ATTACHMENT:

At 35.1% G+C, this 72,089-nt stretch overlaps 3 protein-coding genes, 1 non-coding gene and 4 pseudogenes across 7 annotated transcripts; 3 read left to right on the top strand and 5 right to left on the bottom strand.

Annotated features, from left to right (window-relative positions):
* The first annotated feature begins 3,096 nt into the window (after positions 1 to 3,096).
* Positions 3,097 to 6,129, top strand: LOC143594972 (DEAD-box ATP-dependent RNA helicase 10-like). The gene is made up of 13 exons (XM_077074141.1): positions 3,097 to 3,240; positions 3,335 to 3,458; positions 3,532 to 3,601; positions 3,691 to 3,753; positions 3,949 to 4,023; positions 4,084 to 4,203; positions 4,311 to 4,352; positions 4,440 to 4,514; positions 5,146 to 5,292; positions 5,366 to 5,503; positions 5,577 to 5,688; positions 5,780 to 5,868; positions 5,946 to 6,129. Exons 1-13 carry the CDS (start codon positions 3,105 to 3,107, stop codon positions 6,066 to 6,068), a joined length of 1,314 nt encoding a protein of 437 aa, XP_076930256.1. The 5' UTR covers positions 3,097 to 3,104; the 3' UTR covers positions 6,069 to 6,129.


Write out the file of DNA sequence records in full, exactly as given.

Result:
At 35.1% G+C, this 72,089-nt stretch overlaps 3 protein-coding genes, 1 non-coding gene and 4 pseudogenes across 7 annotated transcripts; 3 read left to right on the top strand and 5 right to left on the bottom strand.

Annotated features, from left to right (window-relative positions):
* The first annotated feature begins 3,096 nt into the window (after positions 1 to 3,096).
* Positions 3,097 to 6,129, top strand: LOC143594972 (DEAD-box ATP-dependent RNA helicase 10-like). The gene is made up of 13 exons (XM_077074141.1): positions 3,097 to 3,240; positions 3,335 to 3,458; positions 3,532 to 3,601; positions 3,691 to 3,753; positions 3,949 to 4,023; positions 4,084 to 4,203; positions 4,311 to 4,352; positions 4,440 to 4,514; positions 5,146 to 5,292; positions 5,366 to 5,503; positions 5,577 to 5,688; positions 5,780 to 5,868; positions 5,946 to 6,129. Exons 1-13 carry the CDS (start codon positions 3,105 to 3,107, stop codon positions 6,066 to 6,068), a joined length of 1,314 nt encoding a protein of 437 aa, XP_076930256.1. The 5' UTR covers positions 3,097 to 3,104; the 3' UTR covers positions 6,069 to 6,129.